Incidentally, I've stumbled across an archive at McMaster University, which appears to be in Canada. They've got a sizeable Great War collection, including this:
 Squadron Commander T.G. Hetherington, 1916-1918. Letters and notes re the development of tanks; includes a copy of a letter to The World re a libellous article about him.


As I mentioned earlier, I went to look at the papers of Lord (Christopher) Addison at the Bodleian Library. Addison was Minister of Munitions during the Great War, and his collection of papers contains a dossier on Robert Macfie. In the dossier, the following items are of relevance (taken directly from my notes):

1)                  Letter from Mr West F de Wend Fenton, editor of The World, inviting Macfie to visit [1 page, 27 October 1916]

2)                  The Evolution of the Tank Idea, as seen by R F Macfie, article in The World with introduction by de Wend Fenton, accompanied by The Official View (a rebuttal) [The World, 31 October 1916, pp.784, 785]

3)                  Letter from Macfie, reply to The Official View [The World, 28 November 1916, p.897]

4)                  Letter from T Hetherington in The World [5 December 1916]

5)                  Letter from Col Crompton in The World [12 December 1916]

6)                  Letter from Macfie replying to Hetherington and Crompton in The World [19 December 1916]


Mr West F de Wend Fenton! What a magnificent monicker!

I didn't actually write out each item, and photocopying can only be done with the permission of the current Lord Addison, which I didn't make any attempt to obtain. Item (1), a handwritten letter to Macfie from de Wend Fenton and thus not in The World, was of no practical interest, being merely a polite personal letter of invitation to write the article. However, I shall be pursuing the published articles and letters in The World along other avenues...


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Legend

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Mr West F de Wend Fenton! What a magnificent monicker!

Fantastic. I remember his daughters, the West de Wend girls. It seems that the way to get on at that time was to have a barmy name, ideally with a suggestion of Frenchness and a reference to great literature; Sir Eustace Tennyson-d'Eyncourt, Lancelot de Mole, not forgetting Sir Beauvoir de L'Isle. Those were the days.

Lochinvar d'Aznavour, Doncaster.

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Legend

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Here's the photo of the model of Tritton's Big Wheel design. It's 1/48 scale and was built by J Pickering. Displayed at Bovington.

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Captain

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I have something for you. Not what you are looking but a similar idea :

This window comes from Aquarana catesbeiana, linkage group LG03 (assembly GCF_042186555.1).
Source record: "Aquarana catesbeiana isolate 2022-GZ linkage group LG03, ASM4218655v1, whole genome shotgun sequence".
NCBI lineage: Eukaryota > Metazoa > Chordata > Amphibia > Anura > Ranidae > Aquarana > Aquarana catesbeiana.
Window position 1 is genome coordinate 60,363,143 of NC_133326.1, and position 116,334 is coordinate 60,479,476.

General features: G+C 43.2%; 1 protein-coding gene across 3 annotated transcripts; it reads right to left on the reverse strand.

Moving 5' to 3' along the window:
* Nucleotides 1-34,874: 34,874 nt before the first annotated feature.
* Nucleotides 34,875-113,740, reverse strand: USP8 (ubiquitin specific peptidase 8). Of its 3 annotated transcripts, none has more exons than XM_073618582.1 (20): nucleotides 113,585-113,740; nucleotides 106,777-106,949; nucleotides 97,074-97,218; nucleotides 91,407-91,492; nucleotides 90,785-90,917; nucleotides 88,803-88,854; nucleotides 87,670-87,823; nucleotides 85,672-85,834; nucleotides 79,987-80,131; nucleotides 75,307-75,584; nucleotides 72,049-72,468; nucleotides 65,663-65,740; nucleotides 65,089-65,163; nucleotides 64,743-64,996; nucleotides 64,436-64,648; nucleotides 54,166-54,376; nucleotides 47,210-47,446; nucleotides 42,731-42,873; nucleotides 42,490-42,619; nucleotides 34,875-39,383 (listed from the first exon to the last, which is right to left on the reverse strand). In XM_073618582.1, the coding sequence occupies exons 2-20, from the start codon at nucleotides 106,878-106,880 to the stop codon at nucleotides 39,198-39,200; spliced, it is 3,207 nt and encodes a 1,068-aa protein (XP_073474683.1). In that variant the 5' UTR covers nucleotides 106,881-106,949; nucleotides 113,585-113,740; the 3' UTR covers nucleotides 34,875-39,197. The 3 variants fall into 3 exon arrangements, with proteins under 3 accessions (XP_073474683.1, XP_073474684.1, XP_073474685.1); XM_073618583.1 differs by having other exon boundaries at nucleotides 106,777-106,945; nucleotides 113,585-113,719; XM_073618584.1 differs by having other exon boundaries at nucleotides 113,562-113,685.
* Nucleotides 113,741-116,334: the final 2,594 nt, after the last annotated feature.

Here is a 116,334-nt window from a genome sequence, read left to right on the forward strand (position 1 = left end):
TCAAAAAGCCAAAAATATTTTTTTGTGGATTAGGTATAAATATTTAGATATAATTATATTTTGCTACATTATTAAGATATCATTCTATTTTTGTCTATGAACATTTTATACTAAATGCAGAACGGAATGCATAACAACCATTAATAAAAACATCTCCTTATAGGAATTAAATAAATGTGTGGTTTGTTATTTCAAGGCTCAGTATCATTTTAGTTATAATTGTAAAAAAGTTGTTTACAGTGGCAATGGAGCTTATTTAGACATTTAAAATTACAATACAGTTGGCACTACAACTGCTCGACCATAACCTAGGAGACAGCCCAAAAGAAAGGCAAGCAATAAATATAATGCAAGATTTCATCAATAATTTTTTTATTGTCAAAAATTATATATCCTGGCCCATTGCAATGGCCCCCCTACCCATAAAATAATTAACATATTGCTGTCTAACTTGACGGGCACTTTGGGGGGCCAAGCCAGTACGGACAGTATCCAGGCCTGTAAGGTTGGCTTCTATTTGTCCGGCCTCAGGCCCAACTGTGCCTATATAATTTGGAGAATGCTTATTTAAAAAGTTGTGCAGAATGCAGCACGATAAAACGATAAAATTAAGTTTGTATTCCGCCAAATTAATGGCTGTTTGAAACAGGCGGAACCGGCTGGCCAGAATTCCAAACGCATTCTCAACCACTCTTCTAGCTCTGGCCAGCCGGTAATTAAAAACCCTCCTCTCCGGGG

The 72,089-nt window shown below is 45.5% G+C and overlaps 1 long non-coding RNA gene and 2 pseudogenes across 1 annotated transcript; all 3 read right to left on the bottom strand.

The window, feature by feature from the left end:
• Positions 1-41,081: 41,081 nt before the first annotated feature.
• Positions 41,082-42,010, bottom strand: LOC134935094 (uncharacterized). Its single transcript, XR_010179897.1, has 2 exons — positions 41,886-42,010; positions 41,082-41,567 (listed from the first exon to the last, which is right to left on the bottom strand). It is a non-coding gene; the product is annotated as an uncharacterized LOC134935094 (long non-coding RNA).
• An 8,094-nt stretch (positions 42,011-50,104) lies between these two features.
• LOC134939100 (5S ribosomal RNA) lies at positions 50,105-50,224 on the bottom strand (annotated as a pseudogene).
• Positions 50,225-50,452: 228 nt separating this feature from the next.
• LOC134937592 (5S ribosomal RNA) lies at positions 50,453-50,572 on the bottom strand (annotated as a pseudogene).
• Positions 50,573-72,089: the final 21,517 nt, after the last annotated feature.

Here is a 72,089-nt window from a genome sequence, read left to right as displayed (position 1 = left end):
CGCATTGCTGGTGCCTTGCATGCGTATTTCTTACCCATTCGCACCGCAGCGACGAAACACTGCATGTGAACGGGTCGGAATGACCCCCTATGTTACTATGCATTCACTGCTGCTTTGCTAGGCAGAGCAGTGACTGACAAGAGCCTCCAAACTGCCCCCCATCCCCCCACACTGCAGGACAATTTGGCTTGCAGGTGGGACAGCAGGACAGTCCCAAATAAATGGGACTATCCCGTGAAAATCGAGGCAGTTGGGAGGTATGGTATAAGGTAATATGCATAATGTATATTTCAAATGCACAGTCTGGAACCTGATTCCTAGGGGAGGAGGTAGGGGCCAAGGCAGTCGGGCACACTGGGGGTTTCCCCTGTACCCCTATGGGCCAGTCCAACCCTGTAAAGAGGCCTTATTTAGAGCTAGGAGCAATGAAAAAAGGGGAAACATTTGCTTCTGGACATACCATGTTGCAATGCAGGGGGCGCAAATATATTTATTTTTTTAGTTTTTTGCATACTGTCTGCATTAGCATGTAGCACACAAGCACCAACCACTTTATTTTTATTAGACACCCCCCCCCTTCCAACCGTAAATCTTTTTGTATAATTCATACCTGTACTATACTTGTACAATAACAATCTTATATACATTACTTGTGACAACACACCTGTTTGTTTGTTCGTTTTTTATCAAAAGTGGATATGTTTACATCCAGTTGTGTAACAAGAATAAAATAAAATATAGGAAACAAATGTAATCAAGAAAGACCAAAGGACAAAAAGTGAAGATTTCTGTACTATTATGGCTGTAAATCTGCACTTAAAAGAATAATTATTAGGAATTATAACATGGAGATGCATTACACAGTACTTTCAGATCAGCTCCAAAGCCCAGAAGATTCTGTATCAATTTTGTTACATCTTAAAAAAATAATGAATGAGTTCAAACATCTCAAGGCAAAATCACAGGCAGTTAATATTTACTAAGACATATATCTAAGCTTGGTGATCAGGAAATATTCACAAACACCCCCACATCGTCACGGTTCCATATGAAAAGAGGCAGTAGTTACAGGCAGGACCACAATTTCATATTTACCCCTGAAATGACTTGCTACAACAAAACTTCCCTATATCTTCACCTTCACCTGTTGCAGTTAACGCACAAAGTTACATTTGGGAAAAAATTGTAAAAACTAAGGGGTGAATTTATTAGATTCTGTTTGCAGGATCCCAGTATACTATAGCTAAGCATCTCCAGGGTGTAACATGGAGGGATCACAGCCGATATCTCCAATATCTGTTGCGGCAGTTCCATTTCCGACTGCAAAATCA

patent GB125610 applied for in 1916 by a Mr Percy William Atherton for an armored fort on 300 feet diameter wheels (because the Channel is at most 120 ft deep and assuming the wheels would gouge 30ft into the bottom , the thing could still cross the Channel dry....)

JCC

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Legend

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JC Carbonel wrote:

I have something for you. Not what you are looking but a similar idea :

patent GB125610 applied for in 1916 by a Mr Percy William Atherton for an armored fort on 300 feet diameter wheels (because the Channel is at most 120 ft deep and assuming the wheels would gouge 30ft into the bottom , the thing could still cross the Channel dry....)

JCC



That's the best one yet. Any more info?

Probably a coincidence, but there's a Percy William Atherton's name on a war memorial in Stockport, not far from me. He was killed in WW2.



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Captain

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[url]http://v3.espacenet.com/textdraw?DB=EPODOC&IDX=GB125610&F=0&QPN=GB125610[url]

pdf version of the patent on Espacenet database.

hope this helps

JCC

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Captain

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sorry I must have made a mistake in the process as the link does not appear to be active. you will need to copy it and paste it .

JCC

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Legend

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JCC, you needed to put a forward-slash ('/') in the second part of the tag (between the '[' and the 'url').

Sorry to disappoint, but Tim Rigsby beat us all to Atherton way back in 2005:

http://www.activeboard.com/forum.spark?forumID=63528&p=3&topicID=5063837

Barmy scheme...

-- Edited by Roger Todd at 18:50, 2007-10-25

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Sergeant

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@Roger Todd

"Here's the photo of the model of Tritton's Big Wheel design" that's a Wilson Foster Landship